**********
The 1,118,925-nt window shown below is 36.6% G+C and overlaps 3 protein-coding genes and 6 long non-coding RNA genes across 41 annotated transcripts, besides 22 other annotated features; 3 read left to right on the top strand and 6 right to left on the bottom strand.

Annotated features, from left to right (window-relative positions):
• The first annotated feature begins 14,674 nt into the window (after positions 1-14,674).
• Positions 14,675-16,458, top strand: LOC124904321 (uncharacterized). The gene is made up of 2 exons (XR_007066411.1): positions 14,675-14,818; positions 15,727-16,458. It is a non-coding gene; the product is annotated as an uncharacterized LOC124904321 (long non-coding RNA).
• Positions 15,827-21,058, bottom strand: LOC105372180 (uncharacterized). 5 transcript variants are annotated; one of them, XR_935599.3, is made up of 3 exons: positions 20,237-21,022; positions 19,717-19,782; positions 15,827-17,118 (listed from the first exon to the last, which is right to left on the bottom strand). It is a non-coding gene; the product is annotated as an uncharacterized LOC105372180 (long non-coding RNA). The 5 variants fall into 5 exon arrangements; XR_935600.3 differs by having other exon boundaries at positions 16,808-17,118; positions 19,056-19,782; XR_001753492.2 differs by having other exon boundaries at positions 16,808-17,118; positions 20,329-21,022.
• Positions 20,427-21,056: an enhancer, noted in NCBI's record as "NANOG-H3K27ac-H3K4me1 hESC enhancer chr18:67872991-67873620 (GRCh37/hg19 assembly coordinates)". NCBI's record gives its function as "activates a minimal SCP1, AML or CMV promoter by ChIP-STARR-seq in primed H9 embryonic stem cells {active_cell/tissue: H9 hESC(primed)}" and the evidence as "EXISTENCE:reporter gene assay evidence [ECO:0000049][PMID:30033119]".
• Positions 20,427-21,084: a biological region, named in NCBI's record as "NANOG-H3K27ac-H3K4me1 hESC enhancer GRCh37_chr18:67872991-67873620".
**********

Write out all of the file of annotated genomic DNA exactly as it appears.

The 1,118,925-nt window shown below is 36.6% G+C and overlaps 3 protein-coding genes and 6 long non-coding RNA genes across 41 annotated transcripts, besides 22 other annotated features; 3 read left to right on the top strand and 6 right to left on the bottom strand.

Annotated features, from left to right (window-relative positions):
• The first annotated feature begins 14,674 nt into the window (after positions 1-14,674).
• Positions 14,675-16,458, top strand: LOC124904321 (uncharacterized). The gene is made up of 2 exons (XR_007066411.1): positions 14,675-14,818; positions 15,727-16,458. It is a non-coding gene; the product is annotated as an uncharacterized LOC124904321 (long non-coding RNA).
• Positions 15,827-21,058, bottom strand: LOC105372180 (uncharacterized). 5 transcript variants are annotated; one of them, XR_935599.3, is made up of 3 exons: positions 20,237-21,022; positions 19,717-19,782; positions 15,827-17,118 (listed from the first exon to the last, which is right to left on the bottom strand). It is a non-coding gene; the product is annotated as an uncharacterized LOC105372180 (long non-coding RNA). The 5 variants fall into 5 exon arrangements; XR_935600.3 differs by having other exon boundaries at positions 16,808-17,118; positions 19,056-19,782; XR_001753492.2 differs by having other exon boundaries at positions 16,808-17,118; positions 20,329-21,022.
• Positions 20,427-21,056: an enhancer, noted in NCBI's record as "NANOG-H3K27ac-H3K4me1 hESC enhancer chr18:67872991-67873620 (GRCh37/hg19 assembly coordinates)". NCBI's record gives its function as "activates a minimal SCP1, AML or CMV promoter by ChIP-STARR-seq in primed H9 embryonic stem cells {active_cell/tissue: H9 hESC(primed)}" and the evidence as "EXISTENCE:reporter gene assay evidence [ECO:0000049][PMID:30033119]".
• Positions 20,427-21,084: a biological region, named in NCBI's record as "NANOG-H3K27ac-H3K4me1 hESC enhancer GRCh37_chr18:67872991-67873620".